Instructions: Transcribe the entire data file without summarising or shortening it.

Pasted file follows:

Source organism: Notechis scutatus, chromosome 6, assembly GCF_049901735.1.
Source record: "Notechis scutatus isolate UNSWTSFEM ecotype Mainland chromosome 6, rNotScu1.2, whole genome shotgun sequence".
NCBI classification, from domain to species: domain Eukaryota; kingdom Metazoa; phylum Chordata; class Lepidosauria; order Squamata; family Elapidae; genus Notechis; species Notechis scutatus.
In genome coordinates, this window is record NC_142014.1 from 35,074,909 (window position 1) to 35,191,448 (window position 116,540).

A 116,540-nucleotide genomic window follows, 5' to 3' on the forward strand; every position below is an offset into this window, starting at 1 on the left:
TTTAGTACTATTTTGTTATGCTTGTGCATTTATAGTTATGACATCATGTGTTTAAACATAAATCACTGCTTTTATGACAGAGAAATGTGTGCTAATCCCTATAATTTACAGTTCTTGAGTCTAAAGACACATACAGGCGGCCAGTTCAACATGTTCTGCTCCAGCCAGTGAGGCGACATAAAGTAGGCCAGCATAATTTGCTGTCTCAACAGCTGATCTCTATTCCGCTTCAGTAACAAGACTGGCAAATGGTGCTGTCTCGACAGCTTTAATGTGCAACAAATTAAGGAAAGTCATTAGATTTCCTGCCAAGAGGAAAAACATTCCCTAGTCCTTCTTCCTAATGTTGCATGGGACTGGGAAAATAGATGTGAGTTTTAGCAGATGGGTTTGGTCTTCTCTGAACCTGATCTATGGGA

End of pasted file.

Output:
Source organism: Notechis scutatus, chromosome 6, assembly GCF_049901735.1.
Source record: "Notechis scutatus isolate UNSWTSFEM ecotype Mainland chromosome 6, rNotScu1.2, whole genome shotgun sequence".
NCBI classification, from domain to species: domain Eukaryota; kingdom Metazoa; phylum Chordata; class Lepidosauria; order Squamata; family Elapidae; genus Notechis; species Notechis scutatus.
In genome coordinates, this window is record NC_142014.1 from 35,074,909 (window position 1) to 35,191,448 (window position 116,540).

A 116,540-nucleotide genomic window follows, 5' to 3' on the forward strand; every position below is an offset into this window, starting at 1 on the left:
TTTAGTACTATTTTGTTATGCTTGTGCATTTATAGTTATGACATCATGTGTTTAAACATAAATCACTGCTTTTATGACAGAGAAATGTGTGCTAATCCCTATAATTTACAGTTCTTGAGTCTAAAGACACATACAGGCGGCCAGTTCAACATGTTCTGCTCCAGCCAGTGAGGCGACATAAAGTAGGCCAGCATAATTTGCTGTCTCAACAGCTGATCTCTATTCCGCTTCAGTAACAAGACTGGCAAATGGTGCTGTCTCGACAGCTTTAATGTGCAACAAATTAAGGAAAGTCATTAGATTTCCTGCCAAGAGGAAAAACATTCCCTAGTCCTTCTTCCTAATGTTGCATGGGACTGGGAAAATAGATGTGAGTTTTAGCAGATGGGTTTGGTCTTCTCTGAACCTGATCTATGGGA